Jamestown does have a lot of style, though, which is what truly sets it apart–more than its vaunts mechanic. The game is set in a strange colonial future-past where the English have begun to colonize Mars and the evil Spanish have allied with the locals to drive you out. John Smith is there, too. Everything is sprited, as shmups should be, and sprited well. There is never a question of what should and shot not be shot or avoided. The Martians are all gross and tentacle-ridden and malicious looking without being unpleasing to look at, and the English side of things is all airships and muskets except for your main character, who is all tiny airship and giant laser-ey things, but no one ever said it made sense. It has a nice ye olde color palette to go with the colonial theme, and even the shop has an e at the end. Someone put a lot of meticulous love into making this game look good. One of its strongest points, though, is the music. Each of the levels has it own orchestrated music that makes the game feel tense even when there are not as many bullets on screen. It is enjoyable to just listen to during those brief reprieves between bullet patterns, and when you finish a level a jaunty, satisfying olde tune plays. After a while I found myself wanting to complete a level just to hear that victory jingle–every time I hear it, it fills me with a feeling of old-timey goodness. It is a pity that all the bosses and bonus stages have the same couple of songs, considering how few campaign levels there are, though the levels do have brilliant, long-winded colonial age subtitles, one of which I liked so much I had to save a screenshot of it.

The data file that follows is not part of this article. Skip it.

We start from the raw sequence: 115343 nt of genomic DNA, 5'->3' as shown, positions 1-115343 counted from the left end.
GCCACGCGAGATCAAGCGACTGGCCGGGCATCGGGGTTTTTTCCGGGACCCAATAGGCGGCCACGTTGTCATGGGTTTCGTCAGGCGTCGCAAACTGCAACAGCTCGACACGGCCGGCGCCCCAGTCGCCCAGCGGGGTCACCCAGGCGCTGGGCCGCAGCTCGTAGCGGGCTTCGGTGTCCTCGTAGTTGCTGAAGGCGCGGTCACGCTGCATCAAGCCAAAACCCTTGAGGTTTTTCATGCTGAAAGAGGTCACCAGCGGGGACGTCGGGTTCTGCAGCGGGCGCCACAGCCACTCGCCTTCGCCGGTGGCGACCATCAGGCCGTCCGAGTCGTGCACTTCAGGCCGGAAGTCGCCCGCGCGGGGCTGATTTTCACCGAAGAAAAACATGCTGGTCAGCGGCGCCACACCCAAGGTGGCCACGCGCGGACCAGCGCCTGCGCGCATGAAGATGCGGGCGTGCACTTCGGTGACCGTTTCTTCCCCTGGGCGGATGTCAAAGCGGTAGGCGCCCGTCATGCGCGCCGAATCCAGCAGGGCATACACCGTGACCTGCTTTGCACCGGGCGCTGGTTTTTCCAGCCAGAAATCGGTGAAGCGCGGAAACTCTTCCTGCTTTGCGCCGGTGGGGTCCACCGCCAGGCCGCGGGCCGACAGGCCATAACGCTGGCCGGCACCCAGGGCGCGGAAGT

The game’s story and arcade modes are the same, but one separates all the levels out while the other has you run through them one after another. Both are brief, though with as many difficulty setting as it has I ended up replaying all of the levels at least thrice, and the way difficulties are set up is a clever little trick. Without unlocking anything, there are four difficulties: normal, difficult, legendary, and divine. Notice none of those are called easy. Despite this, the first difficulty that allows you to play all of the levels is legendary–normal only covers the first three, and difficult lets you do one to four, making legendary effectively the normal difficulty. I call them a trick because while most shmup players would never be caught dead playing on easy or beginner mode, none have qualms staring off on normal and working their way up. It also feels more satisfying to beat the game on legendary than on normal, even if it is just clever wording. When I first discovered their ruse I admit I was pretty impressed. I have no qualms leaving an “easy” mode unchecked, but I always feel the need to check off “normal” and above if a game keeps track, and Jamestown keeps track and I ended up playing through the campaign three times in one sitting just to fill the first three difficulty checkboxes. There are also a series of bonus missions, which is another of Jamestown’s unique features. They are things like survive for x time, complete a level without getting hit, go through rings, or get x points in y amount of time. Most are pretty enjoyable, adding some variety to avoiding bullets and shootin’ dudes, but a few did suffer from being frustratingly over difficult. They also cannot boast the same awesome music as the main game, though I did end up sinking about as much time into the bonus missions as I did the main game. They are an interesting addition, but all quite brief and a couple of them I only went through to have it done rather than because I wanted to, as they do not offer a special reward other than the ability to claim you did them.